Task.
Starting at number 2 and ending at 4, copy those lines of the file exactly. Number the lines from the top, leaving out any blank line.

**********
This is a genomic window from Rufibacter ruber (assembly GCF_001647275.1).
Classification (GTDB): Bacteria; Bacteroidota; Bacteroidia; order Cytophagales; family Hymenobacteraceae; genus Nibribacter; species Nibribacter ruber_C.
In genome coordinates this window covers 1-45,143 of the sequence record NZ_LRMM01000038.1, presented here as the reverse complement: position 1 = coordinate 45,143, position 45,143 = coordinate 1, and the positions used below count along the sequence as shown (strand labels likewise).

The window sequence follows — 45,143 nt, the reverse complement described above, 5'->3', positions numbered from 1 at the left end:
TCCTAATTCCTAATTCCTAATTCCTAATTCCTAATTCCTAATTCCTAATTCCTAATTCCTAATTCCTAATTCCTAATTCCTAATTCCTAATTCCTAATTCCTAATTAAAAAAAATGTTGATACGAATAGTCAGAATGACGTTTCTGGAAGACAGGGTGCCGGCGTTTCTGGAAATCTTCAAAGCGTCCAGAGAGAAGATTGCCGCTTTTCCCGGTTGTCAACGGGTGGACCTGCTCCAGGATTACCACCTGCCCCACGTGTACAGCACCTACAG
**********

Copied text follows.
Classification (GTDB): Bacteria; Bacteroidota; Bacteroidia; order Cytophagales; family Hymenobacteraceae; genus Nibribacter; species Nibribacter ruber_C.
In genome coordinates this window covers 1-45,143 of the sequence record NZ_LRMM01000038.1, presented here as the reverse complement: position 1 = coordinate 45,143, position 45,143 = coordinate 1, and the positions used below count along the sequence as shown (strand labels likewise).

The window sequence follows — 45,143 nt, the reverse complement described above, 5'->3', positions numbered from 1 at the left end: